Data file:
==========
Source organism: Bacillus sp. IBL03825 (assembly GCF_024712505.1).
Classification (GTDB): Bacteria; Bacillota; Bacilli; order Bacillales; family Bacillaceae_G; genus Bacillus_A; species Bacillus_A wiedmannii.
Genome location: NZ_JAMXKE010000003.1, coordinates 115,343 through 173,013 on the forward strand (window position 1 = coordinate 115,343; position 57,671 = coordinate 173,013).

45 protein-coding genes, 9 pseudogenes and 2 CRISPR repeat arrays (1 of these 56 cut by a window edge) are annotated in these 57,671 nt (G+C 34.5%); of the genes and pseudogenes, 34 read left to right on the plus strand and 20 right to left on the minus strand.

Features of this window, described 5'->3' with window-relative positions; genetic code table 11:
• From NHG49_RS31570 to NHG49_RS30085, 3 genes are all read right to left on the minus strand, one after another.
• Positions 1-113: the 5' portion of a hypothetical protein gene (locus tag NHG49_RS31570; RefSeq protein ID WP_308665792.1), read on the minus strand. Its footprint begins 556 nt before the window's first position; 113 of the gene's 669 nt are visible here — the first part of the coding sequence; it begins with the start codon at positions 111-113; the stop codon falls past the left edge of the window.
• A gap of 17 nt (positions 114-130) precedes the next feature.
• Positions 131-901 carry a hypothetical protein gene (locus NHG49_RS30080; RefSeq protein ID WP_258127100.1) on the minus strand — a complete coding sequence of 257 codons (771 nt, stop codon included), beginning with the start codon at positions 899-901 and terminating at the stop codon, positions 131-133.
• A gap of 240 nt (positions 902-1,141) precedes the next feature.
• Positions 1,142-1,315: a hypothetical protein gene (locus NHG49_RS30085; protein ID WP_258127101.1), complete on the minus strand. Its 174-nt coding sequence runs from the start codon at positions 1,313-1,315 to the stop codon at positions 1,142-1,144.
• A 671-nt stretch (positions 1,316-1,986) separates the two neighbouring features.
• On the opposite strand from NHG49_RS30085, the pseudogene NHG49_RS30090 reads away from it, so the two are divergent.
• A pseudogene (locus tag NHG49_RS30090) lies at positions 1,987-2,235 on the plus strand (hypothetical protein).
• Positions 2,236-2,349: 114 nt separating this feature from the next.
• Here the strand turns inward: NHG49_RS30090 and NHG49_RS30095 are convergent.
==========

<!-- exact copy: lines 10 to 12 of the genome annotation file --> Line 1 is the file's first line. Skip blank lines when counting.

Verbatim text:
• A gap of 240 nt (positions 902-1,141) precedes the next feature.
• Positions 1,142-1,315: a hypothetical protein gene (locus NHG49_RS30085; protein ID WP_258127101.1), complete on the minus strand. Its 174-nt coding sequence runs from the start codon at positions 1,313-1,315 to the stop codon at positions 1,142-1,144.
• A 671-nt stretch (positions 1,316-1,986) separates the two neighbouring features.